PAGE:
If you do any engineering calculations that involve complex numbers, you’ll probably appreciate the complex number functions that are built into Excel. Excel has many functions for working with complex numbers, but we’ll only cover a few here.
|COMPLEX||Creates a complex number|
|IMAGINARY||Extracts the imaginary coefficient from a complex number|
|IMREAL||Extracts the real coefficient from a complex number|
|IMDIV||Divides complex numbers|
|IMPRODUCT||Multiplies complex numbers|
|IMSUB||Subtracts complex numbers|
|IMSUM||Adds complex numbers|
You can browse through the other functions for complex numbers by going to Formulas > More Functions > Engineering. Scroll down to find the functions that begin with “IM.” Hover over each function to get a brief description. You can also see the Excel help for more information.
The COMPLEX function takes real and imaginary coefficients and creates a complex number, either in x+yi or x+yj form. The syntax is as follows:
COMPLEX(real_num, i_num, [suffix])
real_num: the real part of the complex number (x)
i_num: the imaginary part of the complex number (y)
suffix: (optional) suffix for the imaginary part – either “i” (default) or “j”
If you omit the suffix, Excel will use i by default. It’s important to enclose “i” and “j” in double quotation marks in the suffix argument.
The IMAGINARY function can be used to find the imaginary part of an existing complex number – y in x+yi – and returns it to a cell. There’s only one argument for this function – the complex number. The IMREAL function will extract the real part of a complex number (x).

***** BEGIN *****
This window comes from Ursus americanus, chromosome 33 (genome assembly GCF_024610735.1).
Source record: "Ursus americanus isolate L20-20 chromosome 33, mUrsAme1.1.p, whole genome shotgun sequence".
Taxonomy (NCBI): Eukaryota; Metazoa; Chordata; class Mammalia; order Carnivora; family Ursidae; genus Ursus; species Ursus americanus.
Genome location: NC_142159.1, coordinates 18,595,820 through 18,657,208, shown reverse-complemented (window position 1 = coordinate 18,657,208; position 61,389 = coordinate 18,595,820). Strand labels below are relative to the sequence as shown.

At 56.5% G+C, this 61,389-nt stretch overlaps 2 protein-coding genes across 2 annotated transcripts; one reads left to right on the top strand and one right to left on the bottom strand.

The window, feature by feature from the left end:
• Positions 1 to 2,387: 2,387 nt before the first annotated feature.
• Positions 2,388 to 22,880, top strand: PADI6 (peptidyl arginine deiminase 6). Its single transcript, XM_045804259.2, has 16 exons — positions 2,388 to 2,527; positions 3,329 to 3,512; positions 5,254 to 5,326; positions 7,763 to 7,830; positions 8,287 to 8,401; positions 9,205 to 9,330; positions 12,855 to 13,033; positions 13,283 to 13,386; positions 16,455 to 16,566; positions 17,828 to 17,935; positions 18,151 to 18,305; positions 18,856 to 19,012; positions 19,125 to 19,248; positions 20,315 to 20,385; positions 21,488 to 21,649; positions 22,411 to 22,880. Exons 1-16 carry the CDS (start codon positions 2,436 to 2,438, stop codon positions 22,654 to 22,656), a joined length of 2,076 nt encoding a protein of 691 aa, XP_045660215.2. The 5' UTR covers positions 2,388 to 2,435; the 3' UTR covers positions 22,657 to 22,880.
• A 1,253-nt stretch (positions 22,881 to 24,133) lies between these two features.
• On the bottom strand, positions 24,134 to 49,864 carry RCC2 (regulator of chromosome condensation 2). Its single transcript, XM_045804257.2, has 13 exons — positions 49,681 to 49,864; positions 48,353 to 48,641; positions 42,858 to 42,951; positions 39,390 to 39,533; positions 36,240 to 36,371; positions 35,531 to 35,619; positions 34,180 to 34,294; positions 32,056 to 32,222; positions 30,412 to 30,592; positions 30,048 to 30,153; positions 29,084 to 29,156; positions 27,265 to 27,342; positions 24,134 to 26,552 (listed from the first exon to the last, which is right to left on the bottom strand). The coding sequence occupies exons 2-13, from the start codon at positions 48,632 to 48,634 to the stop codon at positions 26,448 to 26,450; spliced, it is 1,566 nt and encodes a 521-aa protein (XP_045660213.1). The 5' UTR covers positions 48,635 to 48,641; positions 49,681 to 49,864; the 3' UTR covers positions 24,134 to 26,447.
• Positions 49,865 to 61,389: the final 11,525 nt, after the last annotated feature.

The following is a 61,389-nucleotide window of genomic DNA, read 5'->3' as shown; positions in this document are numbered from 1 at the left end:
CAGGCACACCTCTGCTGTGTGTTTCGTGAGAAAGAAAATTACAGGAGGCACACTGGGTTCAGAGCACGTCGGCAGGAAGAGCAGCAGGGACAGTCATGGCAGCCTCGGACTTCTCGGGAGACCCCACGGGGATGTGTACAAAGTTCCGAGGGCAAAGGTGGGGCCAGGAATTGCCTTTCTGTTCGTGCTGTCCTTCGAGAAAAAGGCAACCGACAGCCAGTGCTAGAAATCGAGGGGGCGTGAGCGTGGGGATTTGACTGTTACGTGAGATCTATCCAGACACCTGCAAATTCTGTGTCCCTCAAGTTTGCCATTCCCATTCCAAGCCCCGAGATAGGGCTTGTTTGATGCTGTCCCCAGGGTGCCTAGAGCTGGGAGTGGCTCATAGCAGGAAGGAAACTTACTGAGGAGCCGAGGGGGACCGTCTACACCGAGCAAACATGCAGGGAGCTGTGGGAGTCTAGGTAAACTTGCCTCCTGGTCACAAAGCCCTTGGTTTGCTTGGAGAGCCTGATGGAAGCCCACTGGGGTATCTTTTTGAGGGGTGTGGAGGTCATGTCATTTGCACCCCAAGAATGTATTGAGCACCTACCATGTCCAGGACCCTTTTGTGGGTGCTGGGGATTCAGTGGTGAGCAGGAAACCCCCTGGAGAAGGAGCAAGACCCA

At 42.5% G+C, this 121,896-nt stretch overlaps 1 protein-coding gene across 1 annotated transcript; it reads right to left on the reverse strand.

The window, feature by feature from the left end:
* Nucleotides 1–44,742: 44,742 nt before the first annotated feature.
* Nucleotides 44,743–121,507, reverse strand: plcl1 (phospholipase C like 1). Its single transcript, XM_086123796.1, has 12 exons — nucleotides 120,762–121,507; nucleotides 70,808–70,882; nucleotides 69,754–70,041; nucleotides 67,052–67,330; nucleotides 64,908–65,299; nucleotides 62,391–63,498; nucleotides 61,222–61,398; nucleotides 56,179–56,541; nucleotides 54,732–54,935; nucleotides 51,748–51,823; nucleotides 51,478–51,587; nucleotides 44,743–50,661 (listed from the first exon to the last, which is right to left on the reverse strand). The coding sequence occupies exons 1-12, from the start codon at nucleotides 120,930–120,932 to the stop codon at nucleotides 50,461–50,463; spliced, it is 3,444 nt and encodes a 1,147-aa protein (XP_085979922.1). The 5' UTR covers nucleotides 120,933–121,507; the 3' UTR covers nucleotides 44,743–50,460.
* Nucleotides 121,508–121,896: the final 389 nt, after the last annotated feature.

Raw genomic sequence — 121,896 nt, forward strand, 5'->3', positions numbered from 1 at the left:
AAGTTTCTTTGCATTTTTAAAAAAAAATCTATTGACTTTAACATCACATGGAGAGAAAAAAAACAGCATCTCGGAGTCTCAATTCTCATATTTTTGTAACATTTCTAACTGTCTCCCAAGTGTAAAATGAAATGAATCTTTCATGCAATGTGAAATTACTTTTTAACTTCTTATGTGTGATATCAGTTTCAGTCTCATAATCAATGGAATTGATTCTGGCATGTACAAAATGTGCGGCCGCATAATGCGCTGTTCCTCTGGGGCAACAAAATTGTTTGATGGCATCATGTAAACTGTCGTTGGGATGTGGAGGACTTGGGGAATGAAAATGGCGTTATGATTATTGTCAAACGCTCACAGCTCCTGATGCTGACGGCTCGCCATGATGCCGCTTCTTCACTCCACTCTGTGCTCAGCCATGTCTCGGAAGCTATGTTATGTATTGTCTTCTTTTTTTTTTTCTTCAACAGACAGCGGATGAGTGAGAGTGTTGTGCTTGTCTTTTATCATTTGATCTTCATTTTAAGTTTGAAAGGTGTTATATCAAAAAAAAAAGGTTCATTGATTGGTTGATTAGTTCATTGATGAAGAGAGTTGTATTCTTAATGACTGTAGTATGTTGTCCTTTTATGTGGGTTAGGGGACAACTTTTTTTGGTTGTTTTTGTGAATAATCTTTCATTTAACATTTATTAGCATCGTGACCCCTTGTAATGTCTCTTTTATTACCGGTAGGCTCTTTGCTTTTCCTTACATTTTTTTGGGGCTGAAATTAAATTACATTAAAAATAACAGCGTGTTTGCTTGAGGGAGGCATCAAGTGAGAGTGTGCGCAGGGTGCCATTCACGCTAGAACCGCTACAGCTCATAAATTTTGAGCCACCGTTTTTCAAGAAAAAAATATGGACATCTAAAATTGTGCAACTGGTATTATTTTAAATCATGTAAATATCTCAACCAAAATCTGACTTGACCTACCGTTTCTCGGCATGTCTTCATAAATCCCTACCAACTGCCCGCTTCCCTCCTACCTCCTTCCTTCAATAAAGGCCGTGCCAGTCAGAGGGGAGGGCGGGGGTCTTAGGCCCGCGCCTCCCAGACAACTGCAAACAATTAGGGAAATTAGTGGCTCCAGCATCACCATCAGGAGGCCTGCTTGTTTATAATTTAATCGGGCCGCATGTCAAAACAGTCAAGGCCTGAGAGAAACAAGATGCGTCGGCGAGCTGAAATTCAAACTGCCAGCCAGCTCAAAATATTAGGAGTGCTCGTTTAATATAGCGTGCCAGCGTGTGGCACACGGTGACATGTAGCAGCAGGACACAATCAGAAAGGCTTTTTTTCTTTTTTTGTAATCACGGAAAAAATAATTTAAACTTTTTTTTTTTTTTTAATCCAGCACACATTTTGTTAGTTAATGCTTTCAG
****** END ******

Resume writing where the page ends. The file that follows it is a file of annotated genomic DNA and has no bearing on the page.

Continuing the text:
You can’t directly add, subtract, multiply, or divide complex numbers in Excel using symbols (+, -, etc). To perform those operations with complex numbers, you’ll need to use these special functions: IMDIV, IMPRODUCT, IMSUB and IMSUM.
A common example in engineering that uses complex numbers is an AC circuit. In Worksheet 03j, there’s an example that calls for complex number arithmetic:
First, enter in the specified voltage (45+10j) as a complex number. The real part of the voltage is 45 – this will be the first argument. The imaginary part is 10, the second argument. We’ll specify “j” in the third argument so as to not confuse “i” with current. Therefore, the entry for voltage will be =COMPLEX(45,10,”j”). Excel will display this as 45+10j. Do likewise for impedance: =COMPLEX(3,4,”j”).
We need to divide voltage by impedance to find the current, but it’s not possible to simply divide the two complex numbers with the / operator. Use the IMDIV function. This function takes the numerator as its first argument, and the denominator as its second. Therefore, to find the current, enter =IMDIV(C6,C7). Remember to separate the two arguments with a comma, not a slash.
This returns a result of 7-6j for the current.
To learn how to format complex numbers in Excel, check out this post.
To learn how to handle matrix calculations with complex numbers, go here.
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